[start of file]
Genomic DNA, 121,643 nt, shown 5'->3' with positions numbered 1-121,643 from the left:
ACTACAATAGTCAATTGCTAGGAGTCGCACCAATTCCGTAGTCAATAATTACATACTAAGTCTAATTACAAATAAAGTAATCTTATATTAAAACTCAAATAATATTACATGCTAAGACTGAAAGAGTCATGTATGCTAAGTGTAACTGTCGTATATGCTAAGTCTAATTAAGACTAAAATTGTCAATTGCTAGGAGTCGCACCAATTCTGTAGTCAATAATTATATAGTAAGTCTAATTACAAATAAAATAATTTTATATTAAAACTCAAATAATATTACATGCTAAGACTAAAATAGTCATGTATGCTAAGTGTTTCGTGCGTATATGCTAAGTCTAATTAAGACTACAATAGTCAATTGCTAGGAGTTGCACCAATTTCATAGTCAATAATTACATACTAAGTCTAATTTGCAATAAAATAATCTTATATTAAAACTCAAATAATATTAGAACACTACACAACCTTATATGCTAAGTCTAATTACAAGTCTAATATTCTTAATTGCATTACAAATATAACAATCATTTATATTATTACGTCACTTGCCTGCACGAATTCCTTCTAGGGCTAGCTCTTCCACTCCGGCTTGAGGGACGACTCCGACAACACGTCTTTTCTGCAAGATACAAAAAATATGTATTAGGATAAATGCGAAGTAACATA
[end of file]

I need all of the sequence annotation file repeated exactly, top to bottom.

Genomic DNA, 121,643 nt, shown 5'->3' with positions numbered 1-121,643 from the left:
ACTACAATAGTCAATTGCTAGGAGTCGCACCAATTCCGTAGTCAATAATTACATACTAAGTCTAATTACAAATAAAGTAATCTTATATTAAAACTCAAATAATATTACATGCTAAGACTGAAAGAGTCATGTATGCTAAGTGTAACTGTCGTATATGCTAAGTCTAATTAAGACTAAAATTGTCAATTGCTAGGAGTCGCACCAATTCTGTAGTCAATAATTATATAGTAAGTCTAATTACAAATAAAATAATTTTATATTAAAACTCAAATAATATTACATGCTAAGACTAAAATAGTCATGTATGCTAAGTGTTTCGTGCGTATATGCTAAGTCTAATTAAGACTACAATAGTCAATTGCTAGGAGTTGCACCAATTTCATAGTCAATAATTACATACTAAGTCTAATTTGCAATAAAATAATCTTATATTAAAACTCAAATAATATTAGAACACTACACAACCTTATATGCTAAGTCTAATTACAAGTCTAATATTCTTAATTGCATTACAAATATAACAATCATTTATATTATTACGTCACTTGCCTGCACGAATTCCTTCTAGGGCTAGCTCTTCCACTCCGGCTTGAGGGACGACTCCGACAACACGTCTTTTCTGCAAGATACAAAAAATATGTATTAGGATAAATGCGAAGTAACATA